Sex and Gender

Topics: Gender, Gender role, Gender identity Pages: 4 (1286 words) Published: January 30, 2013
Developmental Psychology aims to explain the growth of an individual from its birth to death. In this developmental process an individual goes through a lot of stages and changes within these stages. One of such stage of development is the sexual identity of an individual which is developed biologically as sex and psychologically as gender. Though words sex and gender are used synonymously to each other, there are many differences between them. Sex refers to biological differences such as difference in chromosomes, hormones, internal and external sex organs. Such attributes are given to each individual at the time when they enter this world (Golombok & Fivush, 1994). Whereas, gender describes the characteristics that society or culture defines as masculine or feminine. Gender attributes to the social norms that divide individuals into males and females (Myers, 2010). This essay shall put light upon the topic for how the terms sex and gender differ from one another and how gender develops in every individual.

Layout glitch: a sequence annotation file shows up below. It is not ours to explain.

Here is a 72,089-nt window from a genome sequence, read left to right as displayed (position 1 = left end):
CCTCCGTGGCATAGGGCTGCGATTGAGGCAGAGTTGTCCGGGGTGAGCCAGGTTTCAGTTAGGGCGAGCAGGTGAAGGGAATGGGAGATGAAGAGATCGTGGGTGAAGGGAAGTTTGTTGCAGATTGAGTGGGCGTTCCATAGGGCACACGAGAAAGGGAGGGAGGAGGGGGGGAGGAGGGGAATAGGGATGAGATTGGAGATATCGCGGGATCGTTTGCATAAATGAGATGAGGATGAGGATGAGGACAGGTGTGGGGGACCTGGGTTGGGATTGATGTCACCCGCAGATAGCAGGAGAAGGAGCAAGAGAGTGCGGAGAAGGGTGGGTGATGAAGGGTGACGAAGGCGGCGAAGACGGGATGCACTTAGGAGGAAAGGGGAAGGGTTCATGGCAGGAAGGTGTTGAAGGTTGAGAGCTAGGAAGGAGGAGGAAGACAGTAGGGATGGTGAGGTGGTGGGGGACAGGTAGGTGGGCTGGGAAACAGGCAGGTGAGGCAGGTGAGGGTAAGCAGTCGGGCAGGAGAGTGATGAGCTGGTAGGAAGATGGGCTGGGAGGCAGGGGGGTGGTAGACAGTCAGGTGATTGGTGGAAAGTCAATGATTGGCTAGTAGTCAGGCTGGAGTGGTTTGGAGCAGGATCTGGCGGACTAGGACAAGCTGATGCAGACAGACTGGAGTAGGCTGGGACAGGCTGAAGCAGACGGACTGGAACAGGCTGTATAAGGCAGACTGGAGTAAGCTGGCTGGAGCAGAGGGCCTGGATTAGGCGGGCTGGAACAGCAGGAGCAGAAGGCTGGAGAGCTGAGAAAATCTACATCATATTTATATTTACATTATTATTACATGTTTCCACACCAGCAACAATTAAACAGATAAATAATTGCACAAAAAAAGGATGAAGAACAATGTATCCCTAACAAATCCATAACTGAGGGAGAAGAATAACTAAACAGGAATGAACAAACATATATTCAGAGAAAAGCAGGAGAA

Sex is a biological definition which encloses the physiology, anatomy, hormonal, chromosomal distinction of every individual within that species (Oliffe, et al, 2012). It is hence, a scientific term that explains the sexual preferences of an individual. Distinct cultures conceive sex differences in distinguishable ways, the knowledge and the understanding of sex have shifted over time (and continue to vary) as biological variation is discovered and technological advances are modified (Oliffe, et al, 2012). On the other hand, unlike sex, the concept of 'gender' is not an inbuilt attribute. Rather, it refers to the sociable attitudes and behaviors. . Moreover, gender is subject to change culturally with time. In this era, where both the genders males and females are being treated equally, it is quite difficult to assign genders based on what an individual does for a living (Torgrimson & Minson, 2005). Hence, with time gender is developed and...
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